The Hound of The Baskervilles
"Is there any point to which you would wish to draw my attention?"
"To the curious incident of the dog in the night-time."
"The dog did nothing in the night-time."
"That was the curious incident," remarked Sherlock Holmes.
- From "Silver Blaze" (1892) Sir Arthur Conan Doyle
Beginning this past January, and continuing thru late April (when, for us, the 'twilight hour' moved beyond a workable time-slot), I was in the habit of walking Tegwen (Golden Retriever) AND the G10 (Canon) 'round Mare Island - moreover, photographing Tegwen while learning the capabilities, limitations of the G10 (a great little camera, BTW!). The wintry, wet and windy conditions, the fact that we live so close to the wetlands (read: bog, moor, or moorland), and some of the reasons stated in the previous blog post got us thinking (uh, oh!) - about one of our favorite (too obvious?) works of literature, One we think is very suited to long walks in the countryside, 'round the periphery of the bog. Arthur Conan Doyle's "The Hound of the Baskervilles," long an inspiration for us, contains many memorable passages that drive home that almost primal attraction of NPy and the mysteries of the nocturne. And of course, nothing says mystery and heart-stopping, murderous terror in the night like a Golden Retriever, right?
Working within the camera's range of slo-o-w-w photography (up to 15 sec exposures, max) and an uncooperative (tho' still devoted) canine model we set out into the twilight and beyond, to see what these 'puppies' could do. Giving in to some slow shutter speeds (not paying too much attention to focus/sharpness/etc.) and some deliberate camera movement seemed OK - a scene as you might experience out on the darkened moorland with a 'hell-hound' on your trail (Wow! - managed to work a Robert Johnson reference in there . . . !) . Some of our results follow. Quotes, except where noted, are from the text of "The Hound of The Baskervilles" (1902) Sir Arthur Conan Doyle.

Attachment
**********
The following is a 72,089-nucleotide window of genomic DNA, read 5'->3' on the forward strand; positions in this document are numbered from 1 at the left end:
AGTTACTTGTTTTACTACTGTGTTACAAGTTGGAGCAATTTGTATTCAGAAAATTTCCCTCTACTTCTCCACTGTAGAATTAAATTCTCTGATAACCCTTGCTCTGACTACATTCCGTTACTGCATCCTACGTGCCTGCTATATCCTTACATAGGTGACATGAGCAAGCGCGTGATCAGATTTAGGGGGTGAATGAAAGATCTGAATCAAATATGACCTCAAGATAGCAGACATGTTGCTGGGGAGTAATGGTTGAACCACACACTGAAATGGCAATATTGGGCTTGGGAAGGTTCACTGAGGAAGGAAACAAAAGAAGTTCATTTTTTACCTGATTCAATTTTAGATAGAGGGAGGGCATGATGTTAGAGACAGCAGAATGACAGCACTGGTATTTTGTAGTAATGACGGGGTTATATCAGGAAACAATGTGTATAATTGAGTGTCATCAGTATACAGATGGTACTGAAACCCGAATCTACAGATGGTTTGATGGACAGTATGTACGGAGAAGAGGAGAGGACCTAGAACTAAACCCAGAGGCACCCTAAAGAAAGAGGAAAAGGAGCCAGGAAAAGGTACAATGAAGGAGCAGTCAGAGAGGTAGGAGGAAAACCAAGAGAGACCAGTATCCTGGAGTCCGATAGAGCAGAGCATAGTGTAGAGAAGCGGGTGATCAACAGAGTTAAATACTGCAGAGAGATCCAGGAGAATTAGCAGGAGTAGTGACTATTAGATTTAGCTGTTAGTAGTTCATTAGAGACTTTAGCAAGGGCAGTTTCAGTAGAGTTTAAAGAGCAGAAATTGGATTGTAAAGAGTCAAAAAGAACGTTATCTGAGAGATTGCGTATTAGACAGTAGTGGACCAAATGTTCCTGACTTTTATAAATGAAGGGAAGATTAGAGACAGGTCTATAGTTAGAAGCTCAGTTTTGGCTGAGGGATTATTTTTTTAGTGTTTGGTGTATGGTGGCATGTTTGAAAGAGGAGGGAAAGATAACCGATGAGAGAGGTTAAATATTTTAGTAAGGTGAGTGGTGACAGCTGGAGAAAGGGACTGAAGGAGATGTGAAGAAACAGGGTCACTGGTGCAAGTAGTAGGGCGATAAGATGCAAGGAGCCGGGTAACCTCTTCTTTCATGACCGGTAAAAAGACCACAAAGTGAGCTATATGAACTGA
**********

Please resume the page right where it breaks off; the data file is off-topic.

"Dr. Mortimer turned the manuscript to the light and read in a high, crackling voice the following curious, old-world narrative:-
"Of the origin of the Hound of the Baskervilles there have been many statements, yet as I come in a direct line from Hugo Baskerville, and as I had the story from my father, who also had it from his, I have set down with all belief that it occurred even as is here set forth."
"Baskerville was in the habit every night before going to bed of walking down the famous Yew Alley of Baskerville Hall."
More to follow . . . (in The [not so] Daily Nocturne)
("Life has become like that great Grimpen Mire . . ." )